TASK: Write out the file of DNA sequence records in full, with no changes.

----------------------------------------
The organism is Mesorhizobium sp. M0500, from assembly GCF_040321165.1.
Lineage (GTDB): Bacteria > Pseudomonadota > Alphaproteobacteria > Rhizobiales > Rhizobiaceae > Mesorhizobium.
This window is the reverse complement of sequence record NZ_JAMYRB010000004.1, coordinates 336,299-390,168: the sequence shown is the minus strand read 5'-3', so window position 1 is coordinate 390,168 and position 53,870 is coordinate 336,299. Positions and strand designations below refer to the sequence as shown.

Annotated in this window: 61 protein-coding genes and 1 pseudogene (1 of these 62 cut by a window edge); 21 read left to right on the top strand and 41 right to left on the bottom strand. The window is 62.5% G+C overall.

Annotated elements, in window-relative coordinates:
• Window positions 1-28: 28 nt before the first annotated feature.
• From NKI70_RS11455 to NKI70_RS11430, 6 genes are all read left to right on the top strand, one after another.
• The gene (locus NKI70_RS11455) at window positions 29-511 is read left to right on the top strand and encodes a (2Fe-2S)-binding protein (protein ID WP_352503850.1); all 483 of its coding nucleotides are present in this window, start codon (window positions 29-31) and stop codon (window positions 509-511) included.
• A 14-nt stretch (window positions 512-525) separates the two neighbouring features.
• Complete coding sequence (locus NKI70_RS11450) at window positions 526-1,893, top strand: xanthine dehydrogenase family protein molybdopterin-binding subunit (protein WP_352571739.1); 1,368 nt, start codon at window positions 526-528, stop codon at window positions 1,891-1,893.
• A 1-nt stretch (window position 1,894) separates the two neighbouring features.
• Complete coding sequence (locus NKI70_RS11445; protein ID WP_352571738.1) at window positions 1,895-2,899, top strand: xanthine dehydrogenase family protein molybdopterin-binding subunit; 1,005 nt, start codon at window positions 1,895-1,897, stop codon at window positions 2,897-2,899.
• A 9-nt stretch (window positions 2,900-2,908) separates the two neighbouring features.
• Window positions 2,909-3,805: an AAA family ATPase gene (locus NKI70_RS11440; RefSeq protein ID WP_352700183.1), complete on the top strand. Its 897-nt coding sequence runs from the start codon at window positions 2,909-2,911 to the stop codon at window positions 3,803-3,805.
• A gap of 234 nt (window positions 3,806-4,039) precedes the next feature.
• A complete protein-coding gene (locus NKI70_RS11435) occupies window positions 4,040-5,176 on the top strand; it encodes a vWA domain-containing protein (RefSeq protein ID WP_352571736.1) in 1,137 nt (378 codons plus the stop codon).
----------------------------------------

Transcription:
The organism is Mesorhizobium sp. M0500, from assembly GCF_040321165.1.
Lineage (GTDB): Bacteria > Pseudomonadota > Alphaproteobacteria > Rhizobiales > Rhizobiaceae > Mesorhizobium.
This window is the reverse complement of sequence record NZ_JAMYRB010000004.1, coordinates 336,299-390,168: the sequence shown is the minus strand read 5'-3', so window position 1 is coordinate 390,168 and position 53,870 is coordinate 336,299. Positions and strand designations below refer to the sequence as shown.

Annotated in this window: 61 protein-coding genes and 1 pseudogene (1 of these 62 cut by a window edge); 21 read left to right on the top strand and 41 right to left on the bottom strand. The window is 62.5% G+C overall.

Annotated elements, in window-relative coordinates:
• Window positions 1-28: 28 nt before the first annotated feature.
• From NKI70_RS11455 to NKI70_RS11430, 6 genes are all read left to right on the top strand, one after another.
• The gene (locus NKI70_RS11455) at window positions 29-511 is read left to right on the top strand and encodes a (2Fe-2S)-binding protein (protein ID WP_352503850.1); all 483 of its coding nucleotides are present in this window, start codon (window positions 29-31) and stop codon (window positions 509-511) included.
• A 14-nt stretch (window positions 512-525) separates the two neighbouring features.
• Complete coding sequence (locus NKI70_RS11450) at window positions 526-1,893, top strand: xanthine dehydrogenase family protein molybdopterin-binding subunit (protein WP_352571739.1); 1,368 nt, start codon at window positions 526-528, stop codon at window positions 1,891-1,893.
• A 1-nt stretch (window position 1,894) separates the two neighbouring features.
• Complete coding sequence (locus NKI70_RS11445; protein ID WP_352571738.1) at window positions 1,895-2,899, top strand: xanthine dehydrogenase family protein molybdopterin-binding subunit; 1,005 nt, start codon at window positions 1,895-1,897, stop codon at window positions 2,897-2,899.
• A 9-nt stretch (window positions 2,900-2,908) separates the two neighbouring features.
• Window positions 2,909-3,805: an AAA family ATPase gene (locus NKI70_RS11440; RefSeq protein ID WP_352700183.1), complete on the top strand. Its 897-nt coding sequence runs from the start codon at window positions 2,909-2,911 to the stop codon at window positions 3,803-3,805.
• A gap of 234 nt (window positions 3,806-4,039) precedes the next feature.
• A complete protein-coding gene (locus NKI70_RS11435) occupies window positions 4,040-5,176 on the top strand; it encodes a vWA domain-containing protein (RefSeq protein ID WP_352571736.1) in 1,137 nt (378 codons plus the stop codon).